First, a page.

The new service, which allows motorists to easily access their driver and vehicle information in one place, has been launched as a public beta and DVLA are asking motorists to provide feedback to help develop the service.

The Driver and vehicles account is easy-to-use, secure, and it only takes around 5 minutes to sign up. Once an account has been set up, motorists can simply sign in using their email and password, and will be able to:

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Summer plans for Llangollen parking

Council and police officers are working together to manage parking at Llangollen’s Horseshoe falls and the surrounding area this summer season.

Denbighshire County Council and North Wales Police are urging visitors to the hotspot to park responsibly this summer and consider planning ahead to visit other attractions that are available across the Dee Valley if the area is busy.

The Council has made a number of preparations already to manage an increase in visitors.

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Get ready for 20mph

Work to prepare Powys roads for the upcoming default 20mph speed limit will begin this week.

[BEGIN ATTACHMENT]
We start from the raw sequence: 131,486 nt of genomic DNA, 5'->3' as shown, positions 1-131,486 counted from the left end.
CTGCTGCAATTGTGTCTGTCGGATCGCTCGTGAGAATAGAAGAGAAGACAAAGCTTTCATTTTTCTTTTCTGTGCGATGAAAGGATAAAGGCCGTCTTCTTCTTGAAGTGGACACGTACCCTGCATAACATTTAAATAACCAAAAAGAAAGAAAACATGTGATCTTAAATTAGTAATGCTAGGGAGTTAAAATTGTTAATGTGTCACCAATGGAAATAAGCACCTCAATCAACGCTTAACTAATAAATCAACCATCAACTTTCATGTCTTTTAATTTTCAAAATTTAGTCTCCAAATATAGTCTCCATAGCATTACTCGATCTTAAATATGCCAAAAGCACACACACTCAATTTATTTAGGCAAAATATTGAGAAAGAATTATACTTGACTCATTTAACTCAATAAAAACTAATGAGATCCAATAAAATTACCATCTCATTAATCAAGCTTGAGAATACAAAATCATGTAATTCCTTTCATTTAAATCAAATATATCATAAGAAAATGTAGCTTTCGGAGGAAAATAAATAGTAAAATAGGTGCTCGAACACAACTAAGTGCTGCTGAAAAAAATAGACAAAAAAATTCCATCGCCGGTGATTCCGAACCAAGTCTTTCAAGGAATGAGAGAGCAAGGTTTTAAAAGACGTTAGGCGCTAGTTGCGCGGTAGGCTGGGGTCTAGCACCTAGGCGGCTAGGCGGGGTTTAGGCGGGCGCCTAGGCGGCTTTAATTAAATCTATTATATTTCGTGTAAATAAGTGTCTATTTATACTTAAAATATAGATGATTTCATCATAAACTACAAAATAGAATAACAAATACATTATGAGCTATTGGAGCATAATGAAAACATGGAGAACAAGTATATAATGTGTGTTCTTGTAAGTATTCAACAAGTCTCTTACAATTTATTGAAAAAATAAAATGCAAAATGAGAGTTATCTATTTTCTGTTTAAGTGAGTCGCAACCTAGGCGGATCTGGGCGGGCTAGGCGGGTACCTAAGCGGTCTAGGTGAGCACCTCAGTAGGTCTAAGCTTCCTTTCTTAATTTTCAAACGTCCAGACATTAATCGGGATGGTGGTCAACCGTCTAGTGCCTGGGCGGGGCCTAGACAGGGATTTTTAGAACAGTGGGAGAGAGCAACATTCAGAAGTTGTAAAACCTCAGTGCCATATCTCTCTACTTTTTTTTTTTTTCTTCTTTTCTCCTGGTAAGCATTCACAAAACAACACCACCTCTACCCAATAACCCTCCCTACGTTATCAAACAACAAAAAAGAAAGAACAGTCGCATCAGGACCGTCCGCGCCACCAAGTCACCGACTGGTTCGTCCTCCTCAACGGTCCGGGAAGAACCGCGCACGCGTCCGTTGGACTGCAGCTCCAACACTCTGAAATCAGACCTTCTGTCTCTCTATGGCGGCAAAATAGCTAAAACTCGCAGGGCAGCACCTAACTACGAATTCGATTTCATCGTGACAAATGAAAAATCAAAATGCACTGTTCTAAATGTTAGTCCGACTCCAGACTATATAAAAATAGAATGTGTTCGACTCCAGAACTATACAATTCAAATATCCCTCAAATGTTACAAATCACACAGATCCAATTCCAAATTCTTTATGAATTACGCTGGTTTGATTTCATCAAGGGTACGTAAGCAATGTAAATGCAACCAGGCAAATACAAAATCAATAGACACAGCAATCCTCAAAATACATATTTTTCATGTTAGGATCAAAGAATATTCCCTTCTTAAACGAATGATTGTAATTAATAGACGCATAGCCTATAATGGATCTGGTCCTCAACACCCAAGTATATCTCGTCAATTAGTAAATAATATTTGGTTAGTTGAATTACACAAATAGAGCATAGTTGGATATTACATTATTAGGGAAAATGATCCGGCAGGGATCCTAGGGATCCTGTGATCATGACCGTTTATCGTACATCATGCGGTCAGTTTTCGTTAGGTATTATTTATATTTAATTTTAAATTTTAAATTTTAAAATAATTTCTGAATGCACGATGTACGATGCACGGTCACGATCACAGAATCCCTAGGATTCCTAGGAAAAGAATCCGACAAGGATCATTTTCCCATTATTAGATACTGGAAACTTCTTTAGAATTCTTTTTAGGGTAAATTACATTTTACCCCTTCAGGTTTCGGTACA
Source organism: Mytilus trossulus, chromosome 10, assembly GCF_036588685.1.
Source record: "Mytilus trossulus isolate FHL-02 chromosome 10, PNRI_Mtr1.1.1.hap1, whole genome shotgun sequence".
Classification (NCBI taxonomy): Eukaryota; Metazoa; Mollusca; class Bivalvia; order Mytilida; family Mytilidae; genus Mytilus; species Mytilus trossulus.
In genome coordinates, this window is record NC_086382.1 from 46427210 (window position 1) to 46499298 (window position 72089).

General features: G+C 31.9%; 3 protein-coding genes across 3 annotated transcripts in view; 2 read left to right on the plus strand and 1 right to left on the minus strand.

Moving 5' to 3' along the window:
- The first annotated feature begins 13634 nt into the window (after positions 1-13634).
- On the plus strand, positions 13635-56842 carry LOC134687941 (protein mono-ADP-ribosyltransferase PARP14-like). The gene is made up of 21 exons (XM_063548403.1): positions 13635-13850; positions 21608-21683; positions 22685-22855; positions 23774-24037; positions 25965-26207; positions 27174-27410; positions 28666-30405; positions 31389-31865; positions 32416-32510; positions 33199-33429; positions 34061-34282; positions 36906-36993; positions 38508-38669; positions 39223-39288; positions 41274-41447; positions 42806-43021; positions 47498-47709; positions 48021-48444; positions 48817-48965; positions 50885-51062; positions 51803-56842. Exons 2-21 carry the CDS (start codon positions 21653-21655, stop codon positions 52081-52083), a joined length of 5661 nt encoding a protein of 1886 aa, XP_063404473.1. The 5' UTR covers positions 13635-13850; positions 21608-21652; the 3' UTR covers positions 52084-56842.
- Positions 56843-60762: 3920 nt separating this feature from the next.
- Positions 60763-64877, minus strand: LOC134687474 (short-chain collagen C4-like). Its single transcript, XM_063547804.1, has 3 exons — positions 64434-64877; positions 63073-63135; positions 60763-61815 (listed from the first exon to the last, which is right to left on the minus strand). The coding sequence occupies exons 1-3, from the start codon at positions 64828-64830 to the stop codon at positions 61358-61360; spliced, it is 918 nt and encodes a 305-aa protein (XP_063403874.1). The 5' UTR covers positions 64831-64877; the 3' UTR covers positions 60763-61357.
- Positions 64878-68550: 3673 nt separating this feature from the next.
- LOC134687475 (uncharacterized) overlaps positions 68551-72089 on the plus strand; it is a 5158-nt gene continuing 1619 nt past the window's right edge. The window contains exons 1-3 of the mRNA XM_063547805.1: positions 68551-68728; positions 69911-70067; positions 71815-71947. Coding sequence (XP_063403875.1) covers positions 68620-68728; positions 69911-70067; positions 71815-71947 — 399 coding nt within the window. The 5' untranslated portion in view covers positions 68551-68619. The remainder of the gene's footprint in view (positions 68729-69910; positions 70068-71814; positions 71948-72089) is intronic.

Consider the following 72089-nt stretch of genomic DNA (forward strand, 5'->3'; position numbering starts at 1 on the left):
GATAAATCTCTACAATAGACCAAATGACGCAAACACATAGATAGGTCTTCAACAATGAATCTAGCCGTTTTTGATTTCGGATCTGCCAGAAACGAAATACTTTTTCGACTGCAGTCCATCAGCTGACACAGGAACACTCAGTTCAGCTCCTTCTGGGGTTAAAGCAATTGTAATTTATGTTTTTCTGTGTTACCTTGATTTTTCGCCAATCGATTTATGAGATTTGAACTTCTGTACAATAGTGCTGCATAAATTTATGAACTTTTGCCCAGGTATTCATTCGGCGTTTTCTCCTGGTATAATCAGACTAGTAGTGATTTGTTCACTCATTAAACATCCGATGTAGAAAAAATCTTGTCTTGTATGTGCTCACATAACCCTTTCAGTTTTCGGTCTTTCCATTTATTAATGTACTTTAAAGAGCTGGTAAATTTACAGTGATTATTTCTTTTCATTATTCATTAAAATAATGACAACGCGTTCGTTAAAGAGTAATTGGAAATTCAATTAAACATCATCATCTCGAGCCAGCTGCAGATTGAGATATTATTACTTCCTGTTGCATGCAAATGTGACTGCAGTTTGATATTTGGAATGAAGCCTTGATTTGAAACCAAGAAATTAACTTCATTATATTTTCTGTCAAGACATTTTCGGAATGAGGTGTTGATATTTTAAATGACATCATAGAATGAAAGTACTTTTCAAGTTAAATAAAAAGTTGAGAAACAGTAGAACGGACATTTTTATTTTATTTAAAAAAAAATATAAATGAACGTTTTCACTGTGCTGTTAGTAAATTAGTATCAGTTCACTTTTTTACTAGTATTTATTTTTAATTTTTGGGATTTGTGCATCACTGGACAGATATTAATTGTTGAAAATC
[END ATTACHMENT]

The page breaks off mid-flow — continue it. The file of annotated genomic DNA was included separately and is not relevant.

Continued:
On 17 September, the Welsh Government will introduce a default 20mph speed limit on restricted roads across Wales. Restricted roads are generally those where streetlights are placed no more than 200 yards apart and are usually located in residential and built-up areas with high pedestrian activity.

The move will see Wales become the first UK nation to introduce a lower speed limit following in the footsteps of European countries, such as Spain, where 30km/h (18.5mph) is already in place.

Evidence shows reducing the default speed limit from 30mph to 20mph on these roads, will see a number of benefits including a reduction in road collisions and serious injury, more people walking and cycling and improvements to health and wellbeing.

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Fatal 5: Police support national campaign targeting use of mobiles while driving

Drivers are four times more likely to crash if they’re using a phone, police have warned as they support a national road safety campaign.

To crack down on the issue of people using their phone while driving, the four Welsh police forces, along with GoSafe are supporting a National Police Chiefs Council campaign.